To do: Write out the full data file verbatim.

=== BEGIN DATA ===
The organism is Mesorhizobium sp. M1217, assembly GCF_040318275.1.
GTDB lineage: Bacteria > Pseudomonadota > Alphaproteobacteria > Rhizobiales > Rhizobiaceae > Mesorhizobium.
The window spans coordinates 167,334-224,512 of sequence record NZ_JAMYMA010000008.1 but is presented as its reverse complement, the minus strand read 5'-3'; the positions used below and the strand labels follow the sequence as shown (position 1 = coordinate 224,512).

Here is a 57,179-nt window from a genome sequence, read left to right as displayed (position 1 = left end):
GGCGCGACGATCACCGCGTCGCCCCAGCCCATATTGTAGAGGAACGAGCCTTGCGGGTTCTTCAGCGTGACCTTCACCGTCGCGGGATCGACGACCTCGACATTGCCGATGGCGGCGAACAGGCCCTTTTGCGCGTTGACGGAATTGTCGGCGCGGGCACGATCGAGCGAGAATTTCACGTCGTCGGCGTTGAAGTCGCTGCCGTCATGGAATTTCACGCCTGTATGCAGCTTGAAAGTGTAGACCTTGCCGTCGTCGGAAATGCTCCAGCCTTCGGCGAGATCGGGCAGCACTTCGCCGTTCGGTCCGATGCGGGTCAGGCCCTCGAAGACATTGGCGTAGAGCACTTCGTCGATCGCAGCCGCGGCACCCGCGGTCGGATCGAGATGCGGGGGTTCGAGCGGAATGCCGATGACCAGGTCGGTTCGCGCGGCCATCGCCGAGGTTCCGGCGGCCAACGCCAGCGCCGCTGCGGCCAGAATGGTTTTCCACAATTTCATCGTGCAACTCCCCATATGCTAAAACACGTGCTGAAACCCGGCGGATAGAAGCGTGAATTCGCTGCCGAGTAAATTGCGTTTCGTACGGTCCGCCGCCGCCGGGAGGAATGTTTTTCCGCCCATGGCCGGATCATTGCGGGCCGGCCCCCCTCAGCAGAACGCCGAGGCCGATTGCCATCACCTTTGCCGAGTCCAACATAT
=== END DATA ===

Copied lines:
The organism is Mesorhizobium sp. M1217, assembly GCF_040318275.1.
GTDB lineage: Bacteria > Pseudomonadota > Alphaproteobacteria > Rhizobiales > Rhizobiaceae > Mesorhizobium.
The window spans coordinates 167,334-224,512 of sequence record NZ_JAMYMA010000008.1 but is presented as its reverse complement, the minus strand read 5'-3'; the positions used below and the strand labels follow the sequence as shown (position 1 = coordinate 224,512).

Here is a 57,179-nt window from a genome sequence, read left to right as displayed (position 1 = left end):
GGCGCGACGATCACCGCGTCGCCCCAGCCCATATTGTAGAGGAACGAGCCTTGCGGGTTCTTCAGCGTGACCTTCACCGTCGCGGGATCGACGACCTCGACATTGCCGATGGCGGCGAACAGGCCCTTTTGCGCGTTGACGGAATTGTCGGCGCGGGCACGATCGAGCGAGAATTTCACGTCGTCGGCGTTGAAGTCGCTGCCGTCATGGAATTTCACGCCTGTATGCAGCTTGAAAGTGTAGACCTTGCCGTCGTCGGAAATGCTCCAGCCTTCGGCGAGATCGGGCAGCACTTCGCCGTTCGGTCCGATGCGGGTCAGGCCCTCGAAGACATTGGCGTAGAGCACTTCGTCGATCGCAGCCGCGGCACCCGCGGTCGGATCGAGATGCGGGGGTTCGAGCGGAATGCCGATGACCAGGTCGGTTCGCGCGGCCATCGCCGAGGTTCCGGCGGCCAACGCCAGCGCCGCTGCGGCCAGAATGGTTTTCCACAATTTCATCGTGCAACTCCCCATATGCTAAAACACGTGCTGAAACCCGGCGGATAGAAGCGTGAATTCGCTGCCGAGTAAATTGCGTTTCGTACGGTCCGCCGCCGCCGGGAGGAATGTTTTTCCGCCCATGGCCGGATCATTGCGGGCCGGCCCCCCTCAGCAGAACGCCGAGGCCGATTGCCATCACCTTTGCCGAGTCCAACATAT